The Stone and the Maiden
Grade : B

When I first started reading Fantasy, I read anything with that description – picked up books from the library and the bookstore by the dozens. Then, as it always happens, I lost that fervor for anything called Fantasy. The honeymoon was over. I didn’t just want Fantasy, I wanted quality Fantasy. In short, I became as picky a Fantasy reader as I am a romance reader, and as a result, read it a lot less often, and sometimes I miss that initial infatuation terribly.

Lucky for me, I got to read The Stone and the Maiden – a book I probably wouldn’t have picked up had I seen it in the store. It’s not a perfect book, the names are too complex to keep track of and the antagonists couldn’t be more evil. Yet, as I read, I found myself feeling that love of Fantasy fervor again. It is an intricate and imaginative story that takes loads of concentration to read, but is worth every over-taxed brain cell.

Mandine Dascaris is heiress to the throne of the Ascendancy. An Ascendancy that is unfortunately under a merciless and relentless attack by the Tathars, a group of silver-haired barbarians. The Tathars have a secret ally – an ally that poses a threat more great than even the blood-thirsty Tathars themselves. Erkai the Chain is a name that is etched in the mythology of the Ascendancy. It is the name of an evil sorcerer who supposedly died, and yet has managed to return with the ultimate goal of releasing the deep magic. The deep magic is an incredible power that can be used for good or evil and was banned from the world so that evil could not touch it. Sensing that Erkai may be able to breach the ban, the forces of good have chosen Mandine and her champion, a young soldier named Key Mec Brander. Key and Mandine have to find the Signata, a force of good that can defeat Erkai. Unfortunately, the Signata hasn’t been seen for hundreds of years, and is only to be found in “the place that contains all places, and the moment that contains all moments.”

Sounds like quite a brouhaha, yes? But wait – there’s more. There is political intrigue, a variety of cultures, an interesting mythology, spirituality, magical beings… Did I mention a few never before heard of creatures? Intermingled through all of this is the story of two kind, strong, insecure people who have to find the strength and faith in each other to save their world. Mandine is everything a ruler should be – she is a person that can be trusted to put the needs of her people first. Key is a perfect counterpart for Mandine – he is valiant and protective, and feels perfectly comfortable following a woman leader. I like that in a man. A few likable secondary characters and a feeling of history give The Stone and the Maiden depth.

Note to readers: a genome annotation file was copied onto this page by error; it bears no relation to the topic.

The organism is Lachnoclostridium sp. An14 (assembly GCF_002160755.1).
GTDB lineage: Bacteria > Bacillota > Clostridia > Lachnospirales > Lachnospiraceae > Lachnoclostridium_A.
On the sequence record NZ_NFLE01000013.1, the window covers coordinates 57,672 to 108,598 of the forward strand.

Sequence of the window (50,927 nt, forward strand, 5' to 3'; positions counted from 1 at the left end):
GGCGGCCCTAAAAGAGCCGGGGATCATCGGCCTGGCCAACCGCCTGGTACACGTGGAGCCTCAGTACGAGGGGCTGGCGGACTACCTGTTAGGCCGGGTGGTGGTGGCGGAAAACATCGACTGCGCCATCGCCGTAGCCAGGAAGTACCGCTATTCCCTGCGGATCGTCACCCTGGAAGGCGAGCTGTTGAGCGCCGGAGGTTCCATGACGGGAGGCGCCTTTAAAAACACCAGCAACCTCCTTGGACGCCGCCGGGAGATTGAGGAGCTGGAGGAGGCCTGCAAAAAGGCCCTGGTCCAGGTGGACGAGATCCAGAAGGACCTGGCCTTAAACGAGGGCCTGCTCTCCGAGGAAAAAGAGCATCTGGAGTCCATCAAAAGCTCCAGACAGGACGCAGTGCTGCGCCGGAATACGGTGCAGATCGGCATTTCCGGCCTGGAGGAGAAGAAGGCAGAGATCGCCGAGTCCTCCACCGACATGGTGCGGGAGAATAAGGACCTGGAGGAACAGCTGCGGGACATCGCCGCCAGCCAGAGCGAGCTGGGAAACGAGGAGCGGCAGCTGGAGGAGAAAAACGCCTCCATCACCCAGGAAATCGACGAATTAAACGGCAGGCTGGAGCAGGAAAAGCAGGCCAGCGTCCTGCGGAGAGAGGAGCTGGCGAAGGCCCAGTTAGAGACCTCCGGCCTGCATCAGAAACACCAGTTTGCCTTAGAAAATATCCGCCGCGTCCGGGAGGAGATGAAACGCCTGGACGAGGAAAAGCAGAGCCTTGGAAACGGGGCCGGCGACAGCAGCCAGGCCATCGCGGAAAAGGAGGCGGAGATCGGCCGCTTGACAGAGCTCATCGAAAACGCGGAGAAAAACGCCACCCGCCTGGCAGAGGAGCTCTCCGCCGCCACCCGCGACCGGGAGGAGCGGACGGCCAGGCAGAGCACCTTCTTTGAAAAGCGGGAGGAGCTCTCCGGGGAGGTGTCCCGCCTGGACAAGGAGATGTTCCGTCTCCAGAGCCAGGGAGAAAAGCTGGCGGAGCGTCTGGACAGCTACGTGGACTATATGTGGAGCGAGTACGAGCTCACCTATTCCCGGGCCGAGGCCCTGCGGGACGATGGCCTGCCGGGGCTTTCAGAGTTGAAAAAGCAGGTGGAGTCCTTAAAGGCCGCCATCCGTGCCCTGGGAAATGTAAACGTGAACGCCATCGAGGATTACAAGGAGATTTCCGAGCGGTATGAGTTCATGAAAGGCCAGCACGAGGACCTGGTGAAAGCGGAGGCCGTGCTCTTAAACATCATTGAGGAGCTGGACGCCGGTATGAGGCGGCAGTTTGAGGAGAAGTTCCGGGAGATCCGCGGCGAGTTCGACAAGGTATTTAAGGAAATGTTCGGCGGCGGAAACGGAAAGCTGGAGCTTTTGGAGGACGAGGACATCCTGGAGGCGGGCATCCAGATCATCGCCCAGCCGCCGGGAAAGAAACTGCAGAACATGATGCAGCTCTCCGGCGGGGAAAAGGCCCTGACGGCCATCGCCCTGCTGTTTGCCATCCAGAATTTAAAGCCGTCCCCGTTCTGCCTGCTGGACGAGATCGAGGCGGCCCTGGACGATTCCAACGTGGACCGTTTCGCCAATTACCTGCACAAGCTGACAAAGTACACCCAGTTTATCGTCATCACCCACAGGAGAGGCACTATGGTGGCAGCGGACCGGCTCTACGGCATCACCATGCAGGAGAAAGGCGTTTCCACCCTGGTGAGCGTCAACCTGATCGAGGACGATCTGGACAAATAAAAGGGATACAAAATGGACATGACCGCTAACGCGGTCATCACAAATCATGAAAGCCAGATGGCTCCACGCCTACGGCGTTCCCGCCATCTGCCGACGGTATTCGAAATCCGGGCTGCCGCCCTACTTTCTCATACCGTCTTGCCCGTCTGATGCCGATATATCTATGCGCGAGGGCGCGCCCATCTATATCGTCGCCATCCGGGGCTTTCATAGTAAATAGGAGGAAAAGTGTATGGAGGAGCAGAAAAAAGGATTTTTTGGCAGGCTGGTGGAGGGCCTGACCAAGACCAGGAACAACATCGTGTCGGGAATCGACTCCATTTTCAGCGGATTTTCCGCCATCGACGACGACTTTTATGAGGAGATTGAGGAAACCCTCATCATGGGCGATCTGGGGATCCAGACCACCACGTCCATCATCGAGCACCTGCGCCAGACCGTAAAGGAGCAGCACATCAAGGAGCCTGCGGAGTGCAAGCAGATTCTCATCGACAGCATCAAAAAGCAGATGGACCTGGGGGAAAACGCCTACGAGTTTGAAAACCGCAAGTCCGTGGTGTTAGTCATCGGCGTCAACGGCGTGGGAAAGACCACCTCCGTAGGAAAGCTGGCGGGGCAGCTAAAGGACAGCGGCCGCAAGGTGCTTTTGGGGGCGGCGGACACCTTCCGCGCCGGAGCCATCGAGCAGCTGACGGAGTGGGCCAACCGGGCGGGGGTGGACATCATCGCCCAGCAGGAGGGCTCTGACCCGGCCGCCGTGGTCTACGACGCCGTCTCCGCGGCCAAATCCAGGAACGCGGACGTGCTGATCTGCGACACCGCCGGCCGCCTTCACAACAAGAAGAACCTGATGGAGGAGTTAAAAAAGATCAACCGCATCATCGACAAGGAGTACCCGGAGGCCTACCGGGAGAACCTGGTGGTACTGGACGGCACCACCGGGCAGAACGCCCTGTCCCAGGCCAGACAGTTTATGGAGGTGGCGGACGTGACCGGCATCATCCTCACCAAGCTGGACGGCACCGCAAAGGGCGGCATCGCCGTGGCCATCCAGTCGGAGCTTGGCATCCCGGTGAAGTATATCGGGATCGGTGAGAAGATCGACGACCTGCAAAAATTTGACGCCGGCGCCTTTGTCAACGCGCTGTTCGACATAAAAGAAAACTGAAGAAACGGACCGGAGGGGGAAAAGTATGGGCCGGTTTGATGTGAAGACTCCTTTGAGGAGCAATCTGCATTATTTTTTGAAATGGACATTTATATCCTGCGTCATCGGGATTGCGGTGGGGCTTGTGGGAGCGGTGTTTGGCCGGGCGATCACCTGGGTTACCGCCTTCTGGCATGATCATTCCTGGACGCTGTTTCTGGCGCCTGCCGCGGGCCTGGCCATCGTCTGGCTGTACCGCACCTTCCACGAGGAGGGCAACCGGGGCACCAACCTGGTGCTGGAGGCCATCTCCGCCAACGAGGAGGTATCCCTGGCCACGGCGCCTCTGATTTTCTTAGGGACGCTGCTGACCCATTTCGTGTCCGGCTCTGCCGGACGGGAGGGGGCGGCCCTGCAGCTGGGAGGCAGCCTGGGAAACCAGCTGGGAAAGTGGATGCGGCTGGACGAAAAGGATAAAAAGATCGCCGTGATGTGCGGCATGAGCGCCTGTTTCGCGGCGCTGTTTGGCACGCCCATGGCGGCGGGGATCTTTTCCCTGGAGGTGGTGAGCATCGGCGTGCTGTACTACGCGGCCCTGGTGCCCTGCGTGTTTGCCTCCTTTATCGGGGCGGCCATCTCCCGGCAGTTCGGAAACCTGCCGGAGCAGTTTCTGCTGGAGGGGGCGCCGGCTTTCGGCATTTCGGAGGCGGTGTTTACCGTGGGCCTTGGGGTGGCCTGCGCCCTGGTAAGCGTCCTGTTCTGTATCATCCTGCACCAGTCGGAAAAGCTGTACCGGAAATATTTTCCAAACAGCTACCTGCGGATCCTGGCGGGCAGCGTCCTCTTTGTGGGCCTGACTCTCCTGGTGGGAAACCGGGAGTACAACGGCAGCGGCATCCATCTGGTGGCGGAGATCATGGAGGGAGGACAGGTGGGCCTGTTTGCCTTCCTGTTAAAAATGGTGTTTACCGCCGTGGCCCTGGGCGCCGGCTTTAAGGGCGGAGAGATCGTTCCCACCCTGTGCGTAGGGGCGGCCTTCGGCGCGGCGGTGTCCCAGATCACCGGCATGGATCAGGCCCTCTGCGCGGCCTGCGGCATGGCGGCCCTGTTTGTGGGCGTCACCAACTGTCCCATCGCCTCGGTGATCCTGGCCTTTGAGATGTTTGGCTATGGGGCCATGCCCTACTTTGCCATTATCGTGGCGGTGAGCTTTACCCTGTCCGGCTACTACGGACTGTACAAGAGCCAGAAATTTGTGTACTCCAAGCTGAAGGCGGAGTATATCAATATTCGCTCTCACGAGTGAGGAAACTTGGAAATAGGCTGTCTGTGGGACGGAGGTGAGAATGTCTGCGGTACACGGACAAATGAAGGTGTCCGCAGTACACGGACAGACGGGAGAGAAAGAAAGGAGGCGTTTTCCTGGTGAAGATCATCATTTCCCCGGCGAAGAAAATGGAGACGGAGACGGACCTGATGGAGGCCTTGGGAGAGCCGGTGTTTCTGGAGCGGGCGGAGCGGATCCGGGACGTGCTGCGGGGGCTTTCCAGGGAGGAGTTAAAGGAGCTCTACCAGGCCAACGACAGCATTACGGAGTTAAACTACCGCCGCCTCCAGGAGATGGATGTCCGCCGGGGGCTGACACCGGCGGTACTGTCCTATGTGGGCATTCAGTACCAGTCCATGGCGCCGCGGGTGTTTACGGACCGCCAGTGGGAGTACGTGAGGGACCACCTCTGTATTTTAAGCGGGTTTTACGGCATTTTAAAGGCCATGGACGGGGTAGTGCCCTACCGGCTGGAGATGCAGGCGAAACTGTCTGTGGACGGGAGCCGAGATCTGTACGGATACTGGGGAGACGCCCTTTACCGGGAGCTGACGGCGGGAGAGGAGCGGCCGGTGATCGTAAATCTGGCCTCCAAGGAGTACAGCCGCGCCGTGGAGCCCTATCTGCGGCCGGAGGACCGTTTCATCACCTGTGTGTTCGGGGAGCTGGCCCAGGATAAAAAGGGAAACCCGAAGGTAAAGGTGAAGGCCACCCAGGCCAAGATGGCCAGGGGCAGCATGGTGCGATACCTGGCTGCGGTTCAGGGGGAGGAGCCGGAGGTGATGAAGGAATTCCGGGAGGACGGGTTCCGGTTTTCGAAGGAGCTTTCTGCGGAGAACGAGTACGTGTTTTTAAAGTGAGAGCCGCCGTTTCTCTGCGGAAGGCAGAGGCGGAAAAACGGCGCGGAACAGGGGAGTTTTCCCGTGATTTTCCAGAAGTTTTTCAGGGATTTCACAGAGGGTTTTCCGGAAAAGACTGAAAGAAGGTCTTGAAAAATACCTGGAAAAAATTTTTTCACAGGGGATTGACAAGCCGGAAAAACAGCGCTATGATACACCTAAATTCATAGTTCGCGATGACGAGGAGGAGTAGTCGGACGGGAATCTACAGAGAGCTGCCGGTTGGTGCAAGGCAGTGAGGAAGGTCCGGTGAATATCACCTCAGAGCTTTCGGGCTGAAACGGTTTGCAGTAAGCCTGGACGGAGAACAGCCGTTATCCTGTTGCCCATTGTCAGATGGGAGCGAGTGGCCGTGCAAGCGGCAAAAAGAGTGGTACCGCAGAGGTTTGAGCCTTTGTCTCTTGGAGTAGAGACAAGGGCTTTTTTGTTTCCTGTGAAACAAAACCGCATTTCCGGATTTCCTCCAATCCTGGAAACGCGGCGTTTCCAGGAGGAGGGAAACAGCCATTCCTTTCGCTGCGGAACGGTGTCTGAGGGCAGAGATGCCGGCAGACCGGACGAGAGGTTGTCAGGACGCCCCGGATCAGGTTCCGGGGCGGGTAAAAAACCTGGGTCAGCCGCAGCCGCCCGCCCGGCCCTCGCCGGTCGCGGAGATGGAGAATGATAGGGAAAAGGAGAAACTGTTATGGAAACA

It is not a perfect story, however. The names are so unlike what we know that they are hard to keep track of. Here is a small sampling: hemandra, pandragore, cataphract, hippaxa, victurion, peltarch… I could go on and on. A certain difference from this world is important to create something new in fantasy, but too many unfamiliar names that don’t flow easily off the tongue become difficult to keep track of and effect the flow of the story, which is what happened in this case. I also found Erkai and the Tathars to be way over the top evil – so much so that they were at times unbelievable. Didn’t the Tathars have mothers and children back home to miss and worry over? Didn’t Erkai have some sort of human weakness that would make him at least a slightly more sympathetic character? The forces of good certainly had their weaknesses, why not the forces of evil?

One more complaint, albeit a small one. The names of the high priest and priestess of the God and the Goddess are called Perpetua and The Continuator. Does anyone else hear Arnold in the background saying I’ll be back? Not very romantic names for such romantic positions.

The unfamiliarity of names in The Stone and the Maiden, and the intricacy of the story with all of its sub plots and history, make this a book that takes loads of concentration to read (no skimming allowed here). Is it worth it? Fantasy is about magic, isn’t it? There is magic here in truckloads. If you are looking for magic, you will find it here.

Just get a good night’s sleep first. You are going to need it.


Reviewed by Rebecca Ekmark

Grade: B

Book Type: Fantasy

Sensuality: Kisses

Review Date : September 11, 1999

Publication Date: 1999

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